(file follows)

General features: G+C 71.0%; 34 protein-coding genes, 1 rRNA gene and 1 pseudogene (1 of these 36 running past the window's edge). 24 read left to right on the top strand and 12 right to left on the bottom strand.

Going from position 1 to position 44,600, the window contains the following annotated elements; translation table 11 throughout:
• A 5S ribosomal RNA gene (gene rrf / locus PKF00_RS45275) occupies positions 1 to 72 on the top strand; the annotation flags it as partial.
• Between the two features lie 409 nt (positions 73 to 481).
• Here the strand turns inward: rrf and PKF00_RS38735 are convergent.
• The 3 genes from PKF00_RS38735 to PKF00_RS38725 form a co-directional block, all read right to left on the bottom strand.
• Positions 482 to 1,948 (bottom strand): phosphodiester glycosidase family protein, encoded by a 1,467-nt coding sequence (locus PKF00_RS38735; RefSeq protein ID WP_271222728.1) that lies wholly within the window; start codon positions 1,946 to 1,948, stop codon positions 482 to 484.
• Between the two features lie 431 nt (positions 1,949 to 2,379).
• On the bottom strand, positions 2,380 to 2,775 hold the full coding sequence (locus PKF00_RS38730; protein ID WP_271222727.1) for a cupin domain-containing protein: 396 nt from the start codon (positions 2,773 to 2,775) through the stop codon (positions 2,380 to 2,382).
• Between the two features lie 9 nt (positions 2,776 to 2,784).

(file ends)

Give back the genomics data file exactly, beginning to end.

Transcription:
General features: G+C 71.0%; 34 protein-coding genes, 1 rRNA gene and 1 pseudogene (1 of these 36 running past the window's edge). 24 read left to right on the top strand and 12 right to left on the bottom strand.

Going from position 1 to position 44,600, the window contains the following annotated elements; translation table 11 throughout:
• A 5S ribosomal RNA gene (gene rrf / locus PKF00_RS45275) occupies positions 1 to 72 on the top strand; the annotation flags it as partial.
• Between the two features lie 409 nt (positions 73 to 481).
• Here the strand turns inward: rrf and PKF00_RS38735 are convergent.
• The 3 genes from PKF00_RS38735 to PKF00_RS38725 form a co-directional block, all read right to left on the bottom strand.
• Positions 482 to 1,948 (bottom strand): phosphodiester glycosidase family protein, encoded by a 1,467-nt coding sequence (locus PKF00_RS38735; RefSeq protein ID WP_271222728.1) that lies wholly within the window; start codon positions 1,946 to 1,948, stop codon positions 482 to 484.
• Between the two features lie 431 nt (positions 1,949 to 2,379).
• On the bottom strand, positions 2,380 to 2,775 hold the full coding sequence (locus PKF00_RS38730; protein ID WP_271222727.1) for a cupin domain-containing protein: 396 nt from the start codon (positions 2,773 to 2,775) through the stop codon (positions 2,380 to 2,382).
• Between the two features lie 9 nt (positions 2,776 to 2,784).